Idaho Estate Planning Tedra - Changing Distributions After the Will Maker’s Death
By Lane V. Erickson, Idaho Estate Planning Attorney
When it comes to probate, Idaho courts are bound by Idaho laws which specifically state that the intentions and wishes of the decedent, as set forth in their last will and testament, are to be carried out to the best extent possible. In other words, typically a court will not have discretion about how an estate is distributed. Rather, a court’s function is simply to carry out the stated instructions of the person who created the written will. But does this also mean that the beneficiaries of the will are also bound by the stated intentions of the decedent in the written will? The answer to this question is, it depends.
In addition to being the premier Idaho estate planning law firm, the attorneys at the Racine law office are equally knowledgeable and experienced in helping clients through the probate process after a family member or loved one has passed away. Out team of Idaho probate attorneys consists of partners Randy Budge and Lane Erickson and attorneys Nate Palmer and Dave Bagley. Each attorney on our probate team has earned the highest rankings and reviews possible from past clients and from several legal rating services including Justia, Martindale & Hubbell, and AVVO. We have the expertise and knowledge to benefit each of our clients.
The purpose of this article is to talk about what the beneficiaries of a written last will and testament can do to change the distributions that were created by the person who passed away. We will do this by first talking about what TEDRA is, when it can be applied and how it works. Keep in mind that no one article can exhausted we discuss this topic. If you have questions or concerns, we would be happy to answer them for you during a free 30-minute consultation.1. What is TEDRA?
Let’s start by first talking about what TEDRA is. TEDRA Is an acronym that stands for the Trust and Estate Dispute Resolution Act. This is an Idaho statute that is specifically designed to help family members and other individuals involved in a dispute or issue during the probate process so they can resolve their issues. The statute itself says that “The provisions of this chapter are intended to provide nonjudicial methods for the resolution of matters by agreement.” I.C. § 15-8-101.
In other words, Idaho law recognizes that in many instances fighting in court about how to resolve issues involved in a probate estate can be costly. As a result, the law in Idaho has created a way for parties who can reach an agreement to resolve their issues through an agreement non-judicially which means a court is not involved. This allows a party to resolve their issues without having to spend thousands of dollars in court fighting about those issues.2. When Does TEDRA Apply?
According to the TEDRA statutes, the ability to use a TEDRA agreement can be applied to the resolution of any matter involving a trust or a probate estate. This would include any specific directions and/or instructions that are given to a personal representative or to a trustee whether those instructions are to specifically do or to abstain from doing any specific act in their fiduciary capacity. In other words, a TEDRA agreement can essentially change the intentions and instructions provided by a decedent in either their trust, or in their written last will and testament.3. How Does TEDRA Work?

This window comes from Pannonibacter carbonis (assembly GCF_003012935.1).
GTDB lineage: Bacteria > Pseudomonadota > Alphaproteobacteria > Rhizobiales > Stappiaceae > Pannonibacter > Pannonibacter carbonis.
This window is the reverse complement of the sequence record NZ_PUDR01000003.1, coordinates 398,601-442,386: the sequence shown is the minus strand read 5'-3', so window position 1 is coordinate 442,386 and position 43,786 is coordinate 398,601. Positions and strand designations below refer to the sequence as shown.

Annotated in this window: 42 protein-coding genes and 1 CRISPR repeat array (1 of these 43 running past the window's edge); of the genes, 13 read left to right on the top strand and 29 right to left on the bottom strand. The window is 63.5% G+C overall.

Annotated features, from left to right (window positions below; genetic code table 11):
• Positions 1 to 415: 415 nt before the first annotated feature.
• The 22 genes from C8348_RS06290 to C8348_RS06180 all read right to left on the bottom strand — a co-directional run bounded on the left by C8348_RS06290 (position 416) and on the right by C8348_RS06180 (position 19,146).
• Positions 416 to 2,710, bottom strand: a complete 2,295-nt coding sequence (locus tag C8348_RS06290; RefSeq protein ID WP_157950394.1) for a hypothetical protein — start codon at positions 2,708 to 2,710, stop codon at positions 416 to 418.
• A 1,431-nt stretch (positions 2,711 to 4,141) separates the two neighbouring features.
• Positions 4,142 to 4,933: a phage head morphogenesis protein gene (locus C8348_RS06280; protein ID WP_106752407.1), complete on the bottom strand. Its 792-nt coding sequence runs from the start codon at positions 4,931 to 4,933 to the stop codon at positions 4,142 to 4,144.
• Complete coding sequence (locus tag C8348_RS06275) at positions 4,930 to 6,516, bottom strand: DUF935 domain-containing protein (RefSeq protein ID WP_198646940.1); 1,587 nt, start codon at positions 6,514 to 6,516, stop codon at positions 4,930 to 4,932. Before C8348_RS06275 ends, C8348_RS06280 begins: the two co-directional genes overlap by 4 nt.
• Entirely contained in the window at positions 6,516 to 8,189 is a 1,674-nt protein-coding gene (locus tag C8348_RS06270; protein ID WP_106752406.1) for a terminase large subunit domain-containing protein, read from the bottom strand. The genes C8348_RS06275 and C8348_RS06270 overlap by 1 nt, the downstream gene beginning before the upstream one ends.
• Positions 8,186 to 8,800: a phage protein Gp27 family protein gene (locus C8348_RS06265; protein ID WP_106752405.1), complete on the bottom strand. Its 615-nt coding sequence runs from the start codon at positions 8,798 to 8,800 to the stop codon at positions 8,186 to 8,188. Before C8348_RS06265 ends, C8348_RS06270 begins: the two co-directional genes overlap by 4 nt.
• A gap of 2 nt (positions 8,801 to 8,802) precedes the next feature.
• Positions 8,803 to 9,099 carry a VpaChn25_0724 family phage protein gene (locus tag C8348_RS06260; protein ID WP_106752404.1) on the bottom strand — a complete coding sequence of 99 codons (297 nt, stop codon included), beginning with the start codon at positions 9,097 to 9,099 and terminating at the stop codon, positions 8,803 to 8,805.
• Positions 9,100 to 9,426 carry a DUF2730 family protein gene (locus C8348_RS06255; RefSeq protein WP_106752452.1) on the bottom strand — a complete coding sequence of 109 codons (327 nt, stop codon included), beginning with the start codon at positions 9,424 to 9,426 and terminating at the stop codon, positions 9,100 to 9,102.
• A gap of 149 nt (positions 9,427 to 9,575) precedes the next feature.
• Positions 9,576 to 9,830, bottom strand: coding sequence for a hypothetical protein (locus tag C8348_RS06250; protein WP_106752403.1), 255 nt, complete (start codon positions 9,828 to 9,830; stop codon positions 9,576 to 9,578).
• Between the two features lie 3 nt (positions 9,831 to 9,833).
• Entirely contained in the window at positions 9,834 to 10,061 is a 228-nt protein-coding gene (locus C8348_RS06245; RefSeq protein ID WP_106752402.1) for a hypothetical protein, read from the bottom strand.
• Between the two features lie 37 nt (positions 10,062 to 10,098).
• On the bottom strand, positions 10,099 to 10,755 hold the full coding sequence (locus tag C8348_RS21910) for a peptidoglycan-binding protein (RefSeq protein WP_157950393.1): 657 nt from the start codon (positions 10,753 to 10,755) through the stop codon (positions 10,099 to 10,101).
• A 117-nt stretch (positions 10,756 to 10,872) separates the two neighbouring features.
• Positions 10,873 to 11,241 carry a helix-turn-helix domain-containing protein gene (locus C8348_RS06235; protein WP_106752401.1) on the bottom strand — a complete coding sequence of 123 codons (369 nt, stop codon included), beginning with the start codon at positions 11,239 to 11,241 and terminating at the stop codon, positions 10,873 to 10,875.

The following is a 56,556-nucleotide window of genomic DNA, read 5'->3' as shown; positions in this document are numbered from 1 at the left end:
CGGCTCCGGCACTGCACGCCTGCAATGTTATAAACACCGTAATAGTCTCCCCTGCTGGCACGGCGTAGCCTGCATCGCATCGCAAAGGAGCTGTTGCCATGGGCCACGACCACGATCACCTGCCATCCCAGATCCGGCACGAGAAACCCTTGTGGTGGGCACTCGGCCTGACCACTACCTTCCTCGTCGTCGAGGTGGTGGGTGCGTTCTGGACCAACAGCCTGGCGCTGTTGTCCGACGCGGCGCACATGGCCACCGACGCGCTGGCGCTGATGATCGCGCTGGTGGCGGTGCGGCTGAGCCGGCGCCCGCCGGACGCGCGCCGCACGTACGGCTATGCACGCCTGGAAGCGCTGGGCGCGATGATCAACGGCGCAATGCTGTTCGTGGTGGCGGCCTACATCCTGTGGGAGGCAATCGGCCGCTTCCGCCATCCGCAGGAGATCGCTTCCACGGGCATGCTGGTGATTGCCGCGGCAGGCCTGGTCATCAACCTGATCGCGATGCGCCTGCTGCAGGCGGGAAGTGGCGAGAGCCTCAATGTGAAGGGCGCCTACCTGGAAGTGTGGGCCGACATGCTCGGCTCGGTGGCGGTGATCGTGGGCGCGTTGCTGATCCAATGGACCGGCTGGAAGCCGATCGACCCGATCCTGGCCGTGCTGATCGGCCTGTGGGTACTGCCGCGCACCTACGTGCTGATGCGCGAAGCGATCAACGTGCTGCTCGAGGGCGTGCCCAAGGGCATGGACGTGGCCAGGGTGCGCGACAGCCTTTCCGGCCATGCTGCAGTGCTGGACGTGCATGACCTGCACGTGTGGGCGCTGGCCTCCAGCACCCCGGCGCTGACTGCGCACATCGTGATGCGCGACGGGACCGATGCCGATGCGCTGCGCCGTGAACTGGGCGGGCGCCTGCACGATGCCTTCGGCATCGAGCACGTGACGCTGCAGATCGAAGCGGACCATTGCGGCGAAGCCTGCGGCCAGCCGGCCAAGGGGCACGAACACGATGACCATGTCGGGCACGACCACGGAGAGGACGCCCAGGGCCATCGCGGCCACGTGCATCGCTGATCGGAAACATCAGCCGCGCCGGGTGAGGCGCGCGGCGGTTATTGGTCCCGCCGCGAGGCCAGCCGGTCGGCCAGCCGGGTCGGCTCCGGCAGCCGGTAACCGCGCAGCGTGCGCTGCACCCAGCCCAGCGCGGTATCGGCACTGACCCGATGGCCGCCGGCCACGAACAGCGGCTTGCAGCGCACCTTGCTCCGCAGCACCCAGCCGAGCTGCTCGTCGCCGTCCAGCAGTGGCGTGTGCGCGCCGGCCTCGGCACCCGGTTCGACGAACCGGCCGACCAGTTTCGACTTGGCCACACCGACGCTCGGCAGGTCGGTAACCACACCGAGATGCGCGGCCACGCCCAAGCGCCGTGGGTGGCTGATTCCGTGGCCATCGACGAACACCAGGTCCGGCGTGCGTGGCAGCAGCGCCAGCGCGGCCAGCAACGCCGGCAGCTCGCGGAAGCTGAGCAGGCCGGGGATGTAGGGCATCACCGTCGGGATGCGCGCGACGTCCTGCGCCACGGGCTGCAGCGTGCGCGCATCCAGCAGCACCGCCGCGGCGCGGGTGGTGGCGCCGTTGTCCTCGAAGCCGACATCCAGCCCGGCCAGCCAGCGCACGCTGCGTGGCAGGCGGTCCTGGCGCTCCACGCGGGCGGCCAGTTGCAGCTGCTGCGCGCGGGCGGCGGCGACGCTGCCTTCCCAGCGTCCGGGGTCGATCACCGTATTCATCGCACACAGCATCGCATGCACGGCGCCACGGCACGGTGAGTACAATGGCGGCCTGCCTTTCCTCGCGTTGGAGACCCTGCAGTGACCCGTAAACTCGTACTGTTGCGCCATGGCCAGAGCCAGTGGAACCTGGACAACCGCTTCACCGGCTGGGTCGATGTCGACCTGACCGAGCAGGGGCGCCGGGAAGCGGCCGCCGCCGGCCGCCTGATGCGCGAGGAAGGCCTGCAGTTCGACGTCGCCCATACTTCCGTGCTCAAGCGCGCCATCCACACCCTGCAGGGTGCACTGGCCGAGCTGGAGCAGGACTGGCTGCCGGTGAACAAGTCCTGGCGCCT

While there are many specific details associated with a TEDRA resolution, in its simplest form, a TEDRA agreement is binding so long as it is in writing and it is signed by all parties who are involved in the resolution of a dispute, and/or are affected by the change in the directions and or instructions that are given by the decedent.
For example, let’s suppose that a parent does not like the spouse of one of their children. Because of this, the parent rights in their written will that that child share of their estate shall not be distributed, or should be put into a trust, until their spouse passes away. In this instance, the child is now effectively disinherited by the written last will and testament of their parent until their spouse passes away. Because this instruction is in contravention of the actual distribution that is intended, in this instance it is possible that the personal representative, and the beneficiaries of the will, could all reach a TEDRA agreement that would change this distribution requirement and allow the distribution to occur to that child before their spouse passes away.
Again, this is just one example of the many situations that could arise where a TEDRA agreement could help. Other situations include actual disputes about whether the written last will and testament is valid, about whether a specific prohibition or gift given in a will is valid, about whether the person appointed as the personal representative should be the personal representative, and so forth.
If you have questions about a trust or an estate left by another over which you believe a dispute could arise, and you would like to know whether a TEDRA agreement could be applied to resolve the issues, we can help.Enlist an Idaho Estate Planning Attorney to Help You
Our team of Idaho lawyers can help you with any of your estate planning or probate needs. Whether you are seeking to create or review an estate plan for yourself or would like to help a loved one, we are available to discuss your options and answer your questions at an initial free 30-minute consultation. Call us toll free at 877.232.6101 or 208.232.6101 for a free consultation. You can also email us directly at firstname.lastname@example.org or stop by our office at 201 East Center Street, Pocatello, Idaho 83201. We will answer your questions and help you solve your Idaho Estate Planning problems.